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 Table of Contents  
Year : 2019  |  Volume : 16  |  Issue : 5  |  Page : 289-297

Dental education: Lecture versus flipped and spaced learning

1 Department of Prosthodontics, Faculty of Dentistry, MAHSA University, Selangor, Malaysia
2 Postdoctoral Student, Faculty of Dentistry, MAHSA University, Selangor, Malaysia

Date of Web Publication5-Sep-2019

Correspondence Address:
Dr. Shivani Kohli
Department of Prosthodontics, Faculty of Dentistry, MAHSA University, Selangor
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Source of Support: None, Conflict of Interest: None

DOI: 10.4103/1735-3327.266090

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Background: Even though there are diverse varieties of teaching methods to motivate and educate students, not many are used in dental institutions, where most rely only on traditional lectures. Hence, the objective of this study was to compare traditional lectures with newer teaching methods, specifically the flipped classroom and spaced learning method.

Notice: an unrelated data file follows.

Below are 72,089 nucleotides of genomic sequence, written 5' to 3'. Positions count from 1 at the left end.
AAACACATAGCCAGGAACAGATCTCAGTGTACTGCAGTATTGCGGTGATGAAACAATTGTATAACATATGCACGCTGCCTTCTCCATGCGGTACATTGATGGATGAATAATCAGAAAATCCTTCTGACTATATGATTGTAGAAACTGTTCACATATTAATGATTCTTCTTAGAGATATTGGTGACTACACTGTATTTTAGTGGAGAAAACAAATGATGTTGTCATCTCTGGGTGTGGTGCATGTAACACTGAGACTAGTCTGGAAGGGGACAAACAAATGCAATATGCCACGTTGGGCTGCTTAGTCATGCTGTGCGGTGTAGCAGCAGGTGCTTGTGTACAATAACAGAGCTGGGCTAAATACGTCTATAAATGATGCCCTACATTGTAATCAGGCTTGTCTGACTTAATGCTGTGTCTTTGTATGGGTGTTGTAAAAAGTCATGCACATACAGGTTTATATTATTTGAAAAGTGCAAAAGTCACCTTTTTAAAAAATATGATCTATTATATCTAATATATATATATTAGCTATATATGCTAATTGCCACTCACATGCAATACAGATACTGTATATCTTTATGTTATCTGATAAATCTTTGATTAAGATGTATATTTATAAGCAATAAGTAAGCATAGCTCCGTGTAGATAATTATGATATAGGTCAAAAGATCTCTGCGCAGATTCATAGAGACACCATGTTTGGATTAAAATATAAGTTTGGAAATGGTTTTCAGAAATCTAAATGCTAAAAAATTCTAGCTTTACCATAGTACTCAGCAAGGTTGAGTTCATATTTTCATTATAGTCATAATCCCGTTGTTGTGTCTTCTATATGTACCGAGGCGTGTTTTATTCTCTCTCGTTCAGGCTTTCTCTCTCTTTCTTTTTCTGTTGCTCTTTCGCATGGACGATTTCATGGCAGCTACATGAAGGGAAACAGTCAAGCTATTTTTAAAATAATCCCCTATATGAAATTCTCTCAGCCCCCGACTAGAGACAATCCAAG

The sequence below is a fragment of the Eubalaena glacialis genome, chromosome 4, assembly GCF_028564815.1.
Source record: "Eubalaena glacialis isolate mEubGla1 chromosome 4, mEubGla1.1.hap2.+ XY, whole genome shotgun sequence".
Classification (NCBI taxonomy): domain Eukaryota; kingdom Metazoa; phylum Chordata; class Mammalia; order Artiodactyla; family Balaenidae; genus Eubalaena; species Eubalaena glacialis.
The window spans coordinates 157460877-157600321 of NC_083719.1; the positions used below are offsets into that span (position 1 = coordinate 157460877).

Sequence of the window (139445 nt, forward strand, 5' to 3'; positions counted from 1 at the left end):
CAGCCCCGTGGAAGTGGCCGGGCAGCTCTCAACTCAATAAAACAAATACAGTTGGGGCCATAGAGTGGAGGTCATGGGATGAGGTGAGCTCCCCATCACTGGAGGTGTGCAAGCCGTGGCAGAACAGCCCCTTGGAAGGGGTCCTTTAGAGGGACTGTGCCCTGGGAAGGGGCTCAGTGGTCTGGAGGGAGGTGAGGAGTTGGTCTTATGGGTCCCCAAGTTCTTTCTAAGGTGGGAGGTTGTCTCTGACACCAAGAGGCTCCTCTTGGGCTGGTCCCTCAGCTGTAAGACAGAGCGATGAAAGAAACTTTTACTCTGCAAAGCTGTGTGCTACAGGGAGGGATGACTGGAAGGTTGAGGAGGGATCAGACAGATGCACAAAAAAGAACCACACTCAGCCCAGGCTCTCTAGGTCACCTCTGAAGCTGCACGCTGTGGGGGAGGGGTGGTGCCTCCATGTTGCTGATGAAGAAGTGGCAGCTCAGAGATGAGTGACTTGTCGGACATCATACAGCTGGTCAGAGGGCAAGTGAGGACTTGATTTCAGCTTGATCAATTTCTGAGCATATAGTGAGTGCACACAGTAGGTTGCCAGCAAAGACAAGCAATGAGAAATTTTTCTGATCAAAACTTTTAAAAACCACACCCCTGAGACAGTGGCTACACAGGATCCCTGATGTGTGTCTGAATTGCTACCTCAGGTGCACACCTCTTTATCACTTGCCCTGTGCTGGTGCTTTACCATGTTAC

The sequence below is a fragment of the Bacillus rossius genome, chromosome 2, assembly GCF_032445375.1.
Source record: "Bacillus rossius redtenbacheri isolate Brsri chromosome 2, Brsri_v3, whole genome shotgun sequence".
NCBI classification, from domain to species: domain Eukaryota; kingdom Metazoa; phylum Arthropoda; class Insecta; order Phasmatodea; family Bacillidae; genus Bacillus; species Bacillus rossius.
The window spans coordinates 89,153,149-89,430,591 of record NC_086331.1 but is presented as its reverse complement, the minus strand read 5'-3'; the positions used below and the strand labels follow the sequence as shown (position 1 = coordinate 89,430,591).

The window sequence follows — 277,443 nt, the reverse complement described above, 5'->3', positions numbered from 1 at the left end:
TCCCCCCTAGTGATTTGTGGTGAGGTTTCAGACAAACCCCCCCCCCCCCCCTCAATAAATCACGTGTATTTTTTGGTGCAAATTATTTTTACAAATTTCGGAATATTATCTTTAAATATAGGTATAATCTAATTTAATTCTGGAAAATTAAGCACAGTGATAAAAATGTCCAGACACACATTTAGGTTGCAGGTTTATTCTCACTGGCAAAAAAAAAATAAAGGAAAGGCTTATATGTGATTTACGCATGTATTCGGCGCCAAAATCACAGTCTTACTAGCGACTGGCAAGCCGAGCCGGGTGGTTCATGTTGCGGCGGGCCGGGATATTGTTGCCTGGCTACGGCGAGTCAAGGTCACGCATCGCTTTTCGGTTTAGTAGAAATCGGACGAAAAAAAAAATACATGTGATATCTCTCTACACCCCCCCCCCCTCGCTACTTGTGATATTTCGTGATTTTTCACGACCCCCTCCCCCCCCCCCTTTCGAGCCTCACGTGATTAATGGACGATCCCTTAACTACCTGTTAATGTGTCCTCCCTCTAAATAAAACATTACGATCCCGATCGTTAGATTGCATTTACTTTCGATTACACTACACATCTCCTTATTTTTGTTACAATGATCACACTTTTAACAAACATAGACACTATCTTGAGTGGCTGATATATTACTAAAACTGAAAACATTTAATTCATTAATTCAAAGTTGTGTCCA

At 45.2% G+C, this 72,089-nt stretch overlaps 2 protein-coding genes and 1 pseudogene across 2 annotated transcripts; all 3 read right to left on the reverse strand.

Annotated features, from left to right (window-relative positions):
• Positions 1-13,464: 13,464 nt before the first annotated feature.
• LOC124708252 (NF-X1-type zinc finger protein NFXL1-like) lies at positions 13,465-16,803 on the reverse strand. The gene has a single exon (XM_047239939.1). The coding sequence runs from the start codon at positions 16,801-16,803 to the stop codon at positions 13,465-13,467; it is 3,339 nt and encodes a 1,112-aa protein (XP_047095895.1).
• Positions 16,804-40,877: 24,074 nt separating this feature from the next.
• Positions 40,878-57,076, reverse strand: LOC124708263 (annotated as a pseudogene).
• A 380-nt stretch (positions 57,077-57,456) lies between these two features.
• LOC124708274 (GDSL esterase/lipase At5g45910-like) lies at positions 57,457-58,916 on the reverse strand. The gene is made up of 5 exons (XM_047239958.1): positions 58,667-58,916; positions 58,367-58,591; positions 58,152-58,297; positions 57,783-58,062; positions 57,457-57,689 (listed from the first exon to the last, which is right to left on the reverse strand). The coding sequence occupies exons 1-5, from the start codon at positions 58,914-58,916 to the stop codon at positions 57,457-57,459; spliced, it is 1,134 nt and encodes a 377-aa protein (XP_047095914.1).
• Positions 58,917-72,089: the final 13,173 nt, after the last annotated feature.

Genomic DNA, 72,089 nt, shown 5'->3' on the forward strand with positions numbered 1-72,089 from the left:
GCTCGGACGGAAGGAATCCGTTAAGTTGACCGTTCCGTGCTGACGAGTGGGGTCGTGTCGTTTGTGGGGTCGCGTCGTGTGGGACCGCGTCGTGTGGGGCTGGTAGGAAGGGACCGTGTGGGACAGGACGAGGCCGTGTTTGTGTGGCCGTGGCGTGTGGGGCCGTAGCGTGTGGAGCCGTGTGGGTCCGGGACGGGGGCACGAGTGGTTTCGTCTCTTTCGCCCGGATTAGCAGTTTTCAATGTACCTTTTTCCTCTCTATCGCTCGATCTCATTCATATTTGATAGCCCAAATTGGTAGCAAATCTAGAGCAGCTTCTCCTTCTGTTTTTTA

Materials and Methods: In this prospective cohort study Students were randomized to one of the teaching methods, and their short-term (immediately after teaching) and long-term (i.e., 6 months later) knowledge retention was assessed through multiple choice questions, followed by students feedback which was obtained using Trierer Inventar zur Lehrevaluation questionnaire. P≤ 0.05 was considered statistically significant.
Results: For short-term learning gains, spaced learning group (165.85) showed highest mean scores, followed by the traditional lecture group (163.70) and flipped classroom group (153.25).P value acquired through the Kruskal–Wallis ANOVA was statistically significant (0.003). For long-term knowledge retention, traditional lecture group has highest mean scores (147.50), followed by spaced learning group (146.90) and flipped classroom group (145.05) with no significant difference (P = 0.657).
Conclusion: Spaced learning methodology was better than the traditional lecture method and the flipped classroom concerning knowledge gains when measured immediately after the application of learning method. For long-term knowledge retention, both the flipped classroom and spaced learning teaching methods were comparable to the traditional lecture method.

Keywords: Feedback, knowledge, lecture

How to cite this article:
Kohli S, Sukumar AK, Zhen CT, Yew AS, Gomez AA. Dental education: Lecture versus flipped and spaced learning. Dent Res J 2019;16:289-97

How to cite this URL:
Kohli S, Sukumar AK, Zhen CT, Yew AS, Gomez AA. Dental education: Lecture versus flipped and spaced learning. Dent Res J [serial online] 2019 [cited 2021 Mar 4];16:289-97. Available from: https://www.drjjournal.net/text.asp?2019/16/5/289/266090

  Introduction Top